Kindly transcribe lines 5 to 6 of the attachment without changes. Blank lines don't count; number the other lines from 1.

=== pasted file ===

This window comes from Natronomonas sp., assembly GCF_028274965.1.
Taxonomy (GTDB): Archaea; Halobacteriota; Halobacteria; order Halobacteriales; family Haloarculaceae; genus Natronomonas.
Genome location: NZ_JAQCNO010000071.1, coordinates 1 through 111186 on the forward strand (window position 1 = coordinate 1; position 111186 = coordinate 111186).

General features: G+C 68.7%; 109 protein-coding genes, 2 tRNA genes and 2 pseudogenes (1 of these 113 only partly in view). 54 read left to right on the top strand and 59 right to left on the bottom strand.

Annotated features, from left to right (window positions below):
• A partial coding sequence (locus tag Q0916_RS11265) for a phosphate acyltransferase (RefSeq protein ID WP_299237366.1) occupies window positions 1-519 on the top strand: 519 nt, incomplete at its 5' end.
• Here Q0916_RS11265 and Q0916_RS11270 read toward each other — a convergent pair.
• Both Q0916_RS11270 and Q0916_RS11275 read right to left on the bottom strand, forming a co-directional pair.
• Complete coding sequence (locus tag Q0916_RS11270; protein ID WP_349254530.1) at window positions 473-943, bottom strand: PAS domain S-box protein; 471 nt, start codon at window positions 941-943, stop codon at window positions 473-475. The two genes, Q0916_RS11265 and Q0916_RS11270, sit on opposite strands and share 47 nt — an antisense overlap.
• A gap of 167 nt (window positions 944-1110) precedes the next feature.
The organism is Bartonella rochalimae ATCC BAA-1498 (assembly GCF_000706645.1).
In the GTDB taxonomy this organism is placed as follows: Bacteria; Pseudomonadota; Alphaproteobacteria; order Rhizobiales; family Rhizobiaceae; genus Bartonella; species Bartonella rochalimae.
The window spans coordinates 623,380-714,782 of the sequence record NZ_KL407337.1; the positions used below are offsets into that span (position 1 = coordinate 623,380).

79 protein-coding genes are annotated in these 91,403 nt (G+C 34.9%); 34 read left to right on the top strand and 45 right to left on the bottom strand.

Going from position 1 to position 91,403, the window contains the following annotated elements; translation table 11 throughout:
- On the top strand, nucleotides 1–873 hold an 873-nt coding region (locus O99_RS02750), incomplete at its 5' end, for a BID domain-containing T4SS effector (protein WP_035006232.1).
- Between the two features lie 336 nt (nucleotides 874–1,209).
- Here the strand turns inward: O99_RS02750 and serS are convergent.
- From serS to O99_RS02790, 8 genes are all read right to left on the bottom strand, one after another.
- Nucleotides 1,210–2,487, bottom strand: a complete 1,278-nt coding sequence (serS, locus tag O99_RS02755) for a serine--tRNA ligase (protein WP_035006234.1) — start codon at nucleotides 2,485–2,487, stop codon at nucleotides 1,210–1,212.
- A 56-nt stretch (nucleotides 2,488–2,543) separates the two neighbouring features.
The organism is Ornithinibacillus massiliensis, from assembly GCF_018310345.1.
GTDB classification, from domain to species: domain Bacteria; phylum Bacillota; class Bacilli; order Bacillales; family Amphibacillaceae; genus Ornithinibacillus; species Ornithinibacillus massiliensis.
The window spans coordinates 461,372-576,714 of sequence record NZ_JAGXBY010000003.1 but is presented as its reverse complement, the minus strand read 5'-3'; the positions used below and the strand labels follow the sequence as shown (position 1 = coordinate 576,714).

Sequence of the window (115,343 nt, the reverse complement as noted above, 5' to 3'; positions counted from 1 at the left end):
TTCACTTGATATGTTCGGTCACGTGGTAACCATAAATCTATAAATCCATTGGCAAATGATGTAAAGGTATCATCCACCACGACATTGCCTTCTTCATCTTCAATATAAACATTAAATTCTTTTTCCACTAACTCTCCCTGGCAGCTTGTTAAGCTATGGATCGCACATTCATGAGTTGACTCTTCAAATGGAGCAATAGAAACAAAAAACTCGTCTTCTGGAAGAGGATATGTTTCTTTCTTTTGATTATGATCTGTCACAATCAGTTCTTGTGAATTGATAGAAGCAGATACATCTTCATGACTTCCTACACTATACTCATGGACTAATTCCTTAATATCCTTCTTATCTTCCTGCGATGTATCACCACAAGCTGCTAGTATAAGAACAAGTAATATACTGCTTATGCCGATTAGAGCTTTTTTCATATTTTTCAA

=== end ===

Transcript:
Annotated features, from left to right (window positions below):
• A partial coding sequence (locus tag Q0916_RS11265) for a phosphate acyltransferase (RefSeq protein ID WP_299237366.1) occupies window positions 1-519 on the top strand: 519 nt, incomplete at its 5' end.